Institution of Good ReputeThings snap here.
A better beginning would have been, "Things snap in the night here," but it's not always at night. Sometimes a snap comes in the middle of a shaft of sunlight or in the garden at dawn. The same snap always comes in the library at noon, a sharp snap and then a small thud against the carpet.
My name is Dulcie Edwards. My papa gave me that locket; if he knew how Margaret had broken it, he'd be very upset. I didn't mean to tell, honestly! She had no right to snap the chain like that.
The snap that doesn't sound like one happens in the hall near Alexis' dorm every so often. That one sounds like a scream, long and shrill.
I'm Virginia O'Dell. God, God, how can this be happening? Lost forever. Everything's ended now, all wrong. Why did he give me what I don't want or need? Oh, God!
And then there's the final snap, the one in my room that actually happens at night. How appropriate. It always comes from the old clothes-hook high on the wall; it's more of a crack.
Hallows' Eve- Chapter TwoIf looks could kill, Jareth would have been dead about one minute ago. Sarah was certain he had a hand in the elevator's mysterious malfunction, but without proof any accusation on her part would sound like petulance. And if there was one thing she wanted to show that puffed-up, smirking bighead, it was her maturity. She turned and eyed the stairs with trepidation. Even uninjured in heels they were an iffy proposition, but her knee continued to bleed and she thought she might have sprained something as well. The sudden warmth of breath on the back of her neck didn't help matters.
"Poor Sarah," said a voice like heated velvet, "unable to retreat to her tower. Funny how such a little fall can incapacitate the girl who singlehandedly bested my labyrinth."
"But it would seem that you are in need of my assistance," he continued. "And I'm quite willing to do the generous thing and offer it for a price."
"There's always a catch, isn't there, Goblin King?" she said between clenched
Hallows' Eve- Chapter One"So sayeth Life, the world is mine!" intoned the green-cloaked figure, raising his arms to the heavens. Around him, richly clad lords and ladies advanced on a group of animated skeletons. The dead retreated, trembling in their rags; the living laughed joyfully at their conquest.
"The flowers that bloom and the song of the birds! The daylight and sunshine!" Life's broad, reddish face beamed as he sang. "So spricht das Lebe, the world is mine!"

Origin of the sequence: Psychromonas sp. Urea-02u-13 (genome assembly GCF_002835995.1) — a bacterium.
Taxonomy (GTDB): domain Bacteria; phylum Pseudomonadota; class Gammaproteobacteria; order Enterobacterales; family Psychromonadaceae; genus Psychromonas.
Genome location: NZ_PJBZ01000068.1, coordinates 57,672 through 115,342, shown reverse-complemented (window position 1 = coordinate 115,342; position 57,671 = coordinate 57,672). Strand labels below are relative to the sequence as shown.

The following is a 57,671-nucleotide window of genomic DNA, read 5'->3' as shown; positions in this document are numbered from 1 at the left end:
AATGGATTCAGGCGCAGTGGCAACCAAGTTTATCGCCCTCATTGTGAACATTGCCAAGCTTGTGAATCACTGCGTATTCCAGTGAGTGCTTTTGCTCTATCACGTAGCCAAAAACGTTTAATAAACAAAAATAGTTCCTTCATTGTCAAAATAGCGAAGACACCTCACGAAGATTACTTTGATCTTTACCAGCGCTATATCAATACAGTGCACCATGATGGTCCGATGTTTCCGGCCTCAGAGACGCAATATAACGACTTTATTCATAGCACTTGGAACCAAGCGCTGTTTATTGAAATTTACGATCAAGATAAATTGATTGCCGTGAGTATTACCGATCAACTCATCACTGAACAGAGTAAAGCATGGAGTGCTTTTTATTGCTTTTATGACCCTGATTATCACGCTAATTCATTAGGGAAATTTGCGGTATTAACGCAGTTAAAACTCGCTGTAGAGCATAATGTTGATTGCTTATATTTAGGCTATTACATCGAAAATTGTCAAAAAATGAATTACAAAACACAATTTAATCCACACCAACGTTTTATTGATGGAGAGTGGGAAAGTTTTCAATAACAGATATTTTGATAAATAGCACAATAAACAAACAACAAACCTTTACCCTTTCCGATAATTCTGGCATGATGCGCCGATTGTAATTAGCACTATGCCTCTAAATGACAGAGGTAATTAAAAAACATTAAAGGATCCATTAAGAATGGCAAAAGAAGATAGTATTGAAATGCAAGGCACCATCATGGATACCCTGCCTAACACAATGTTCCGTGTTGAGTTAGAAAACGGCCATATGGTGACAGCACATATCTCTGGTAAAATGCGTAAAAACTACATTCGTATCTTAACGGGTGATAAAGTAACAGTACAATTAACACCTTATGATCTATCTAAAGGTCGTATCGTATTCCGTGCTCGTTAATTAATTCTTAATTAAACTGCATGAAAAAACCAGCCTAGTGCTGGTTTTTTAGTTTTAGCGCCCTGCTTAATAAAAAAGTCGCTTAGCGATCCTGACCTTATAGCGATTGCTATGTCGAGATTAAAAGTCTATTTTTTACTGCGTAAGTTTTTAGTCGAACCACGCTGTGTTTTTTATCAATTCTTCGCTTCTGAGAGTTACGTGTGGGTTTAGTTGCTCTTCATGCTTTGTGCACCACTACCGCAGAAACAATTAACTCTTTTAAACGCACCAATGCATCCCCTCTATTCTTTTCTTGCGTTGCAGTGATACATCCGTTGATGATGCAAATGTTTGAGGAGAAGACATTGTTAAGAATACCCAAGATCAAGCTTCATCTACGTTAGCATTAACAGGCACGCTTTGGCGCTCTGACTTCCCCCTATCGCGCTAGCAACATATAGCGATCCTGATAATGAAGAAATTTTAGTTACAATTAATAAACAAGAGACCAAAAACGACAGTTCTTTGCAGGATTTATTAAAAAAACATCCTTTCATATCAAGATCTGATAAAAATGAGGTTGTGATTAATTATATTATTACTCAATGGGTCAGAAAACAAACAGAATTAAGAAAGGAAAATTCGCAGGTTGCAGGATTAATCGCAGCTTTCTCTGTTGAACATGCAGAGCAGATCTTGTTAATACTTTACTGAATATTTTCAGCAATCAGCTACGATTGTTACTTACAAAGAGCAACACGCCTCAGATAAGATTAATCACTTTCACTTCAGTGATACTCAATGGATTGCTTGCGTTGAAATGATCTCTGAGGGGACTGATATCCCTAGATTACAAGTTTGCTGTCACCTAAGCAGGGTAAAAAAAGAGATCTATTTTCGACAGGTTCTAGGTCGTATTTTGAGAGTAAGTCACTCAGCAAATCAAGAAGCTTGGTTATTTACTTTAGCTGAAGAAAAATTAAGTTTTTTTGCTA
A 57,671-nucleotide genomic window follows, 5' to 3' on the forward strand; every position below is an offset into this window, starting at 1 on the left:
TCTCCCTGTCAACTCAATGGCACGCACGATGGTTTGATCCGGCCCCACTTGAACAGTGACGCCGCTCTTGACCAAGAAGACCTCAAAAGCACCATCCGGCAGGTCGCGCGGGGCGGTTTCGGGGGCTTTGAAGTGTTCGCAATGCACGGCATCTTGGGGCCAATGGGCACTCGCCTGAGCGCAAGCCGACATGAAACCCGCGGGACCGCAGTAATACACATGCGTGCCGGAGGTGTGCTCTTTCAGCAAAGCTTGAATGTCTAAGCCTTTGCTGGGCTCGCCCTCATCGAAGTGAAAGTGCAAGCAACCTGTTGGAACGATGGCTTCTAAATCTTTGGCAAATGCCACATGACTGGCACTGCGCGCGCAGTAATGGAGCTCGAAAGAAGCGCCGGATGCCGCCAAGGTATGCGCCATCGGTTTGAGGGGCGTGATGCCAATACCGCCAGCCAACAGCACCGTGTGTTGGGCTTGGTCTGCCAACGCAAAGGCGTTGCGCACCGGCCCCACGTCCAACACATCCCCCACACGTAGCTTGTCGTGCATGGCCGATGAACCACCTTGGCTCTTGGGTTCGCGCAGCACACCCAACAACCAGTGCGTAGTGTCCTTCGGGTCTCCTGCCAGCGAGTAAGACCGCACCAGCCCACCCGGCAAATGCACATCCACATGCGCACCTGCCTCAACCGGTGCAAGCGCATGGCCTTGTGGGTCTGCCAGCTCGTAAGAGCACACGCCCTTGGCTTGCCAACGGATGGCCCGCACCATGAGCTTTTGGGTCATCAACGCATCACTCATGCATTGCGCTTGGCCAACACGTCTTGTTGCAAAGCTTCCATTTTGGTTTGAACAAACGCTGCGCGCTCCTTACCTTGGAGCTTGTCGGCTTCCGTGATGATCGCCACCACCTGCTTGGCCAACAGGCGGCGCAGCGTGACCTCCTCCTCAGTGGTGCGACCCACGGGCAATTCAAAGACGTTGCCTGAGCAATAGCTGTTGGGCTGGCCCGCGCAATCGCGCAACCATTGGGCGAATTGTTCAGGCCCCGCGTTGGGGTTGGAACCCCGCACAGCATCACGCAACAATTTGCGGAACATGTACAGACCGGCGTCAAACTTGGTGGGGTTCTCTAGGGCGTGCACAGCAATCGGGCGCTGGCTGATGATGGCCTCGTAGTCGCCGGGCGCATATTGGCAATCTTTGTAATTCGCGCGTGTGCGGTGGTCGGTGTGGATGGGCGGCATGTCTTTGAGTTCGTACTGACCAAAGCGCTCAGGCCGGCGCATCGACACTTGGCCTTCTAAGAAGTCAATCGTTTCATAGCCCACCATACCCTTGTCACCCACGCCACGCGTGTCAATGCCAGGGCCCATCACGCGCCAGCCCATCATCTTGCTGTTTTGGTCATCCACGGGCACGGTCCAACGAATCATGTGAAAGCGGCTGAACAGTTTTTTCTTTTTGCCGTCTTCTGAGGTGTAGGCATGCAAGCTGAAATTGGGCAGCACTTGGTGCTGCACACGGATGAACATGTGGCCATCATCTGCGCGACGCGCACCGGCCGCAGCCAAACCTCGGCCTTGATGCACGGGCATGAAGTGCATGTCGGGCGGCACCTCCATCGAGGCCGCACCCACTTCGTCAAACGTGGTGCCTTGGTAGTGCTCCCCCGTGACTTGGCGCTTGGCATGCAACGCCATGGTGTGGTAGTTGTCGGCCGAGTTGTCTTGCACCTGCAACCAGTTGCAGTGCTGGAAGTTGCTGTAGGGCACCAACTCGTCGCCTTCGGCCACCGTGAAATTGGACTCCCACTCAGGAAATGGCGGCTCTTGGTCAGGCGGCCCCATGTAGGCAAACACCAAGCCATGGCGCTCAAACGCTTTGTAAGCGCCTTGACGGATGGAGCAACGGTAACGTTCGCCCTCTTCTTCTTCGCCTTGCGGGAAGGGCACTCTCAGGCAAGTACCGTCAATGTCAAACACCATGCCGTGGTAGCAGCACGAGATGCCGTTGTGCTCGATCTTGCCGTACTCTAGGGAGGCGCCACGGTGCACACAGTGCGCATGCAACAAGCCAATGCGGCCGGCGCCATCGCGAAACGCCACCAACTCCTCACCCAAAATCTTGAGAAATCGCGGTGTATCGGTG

Suddenly, from out of the shadows, a woman swathed in filmy black strode to his side. Throwing back her hood to reveal a bloodless face with sunken eyes and cheeks, she countered, "So sayeth Death, the world is mine." With a flourish of her hand, the dead rallied again and skipped amongst Life's followers. They lead the revelers in a mocking dance, clutching at the women's bright silken skirts and snatching hats from the men. Death's dark lips curved into a smirk, and she continued her song.
" so spricht das Tod, the world is mine."
The Angel You...The tea has gone cold, still sitting on the table in the bone cups painted with flowering hyacinths. Your cup has a chip on the rim, from where you dropped it last year; in spite of the flaw, you won't let me replace it. I set it out for you, like always. I'm the early bird, so it follows that I make breakfast.
It's been six days since you left. To the hour; I counted. You didn't drink any tea, just packed your things in purple canvas and let the door slam behind you. Mea culpa, because I was a bad girl and forgot to brew it early. Lazy little girl slept in that morning, only to be woken by the bang of wood on wood.
Of course, I made up your favorite blackberry as soon as I realized you'd gone. It's waiting for you. Might need to be warmed up again, but that's easy. I won't make the same mistake twice; darling, you'll never go tea-less again.
I turn and stare out the window. There's not been enough rain this summer, so the lawn is brown and brittle. "Water the lawn" goes onto my
Stronger"Regan Lillith Tam, class of 2486 (magna cum laude), will be giving her valedictorian address..."
Simon's voice trailed off, and he looked from the pamphlet in his hand to his mother's face. A faint wrinkle of confusion appeared between his eyebrows.
"I don't understand," he said; "Why would your college graduation program-"
Regan wordlessly crossed to stand beside the bed, smoothing her maroon skirt. Silent still, she pointed to the school name printed at the bottom of the glossy flier.
ALLIANCE ACADEMY FOR EXCEPTIONAL YOUTH
Understanding slowly grew in Simon's eyes. For a moment, he couldn't speak; there were no words for the cold horror flooding his mind.
Finally, he made his tongue work. "You...you went there. The Academy," he said quietly.
Regan nodded. "And because of that," she replied, attempting a soothing tone, "I knew my duty. I gave up my career to be a mother. The least I could do was give them the greatest power in the Universe when it fell into my hands."
Ge GeDo you watch me?
I know (or think) you watch
me, but do you
Maybe you're far distant,
Like a businessman who sends a letter
but doesn't really know his family.
I wish you're not theirs.
Not part of the stultifying world of
suits and socials and pecks on the cheek.
I've never thought much of the clouds-and-harp
After must be so much more.
Is it my fault?
Did I outgrow you or
chase you away?
Either way, I wish now.
It's hopeless, of course,
but I do.
Things could have been...
I'll never know.
How can I miss
what I never had?
Would you have held me
or reassured me when it was
all too much?
Would you have fought for me?
You are not a child,
nor an adolescent.
I'm sorry I bothered you.
I'm sure you're very busy.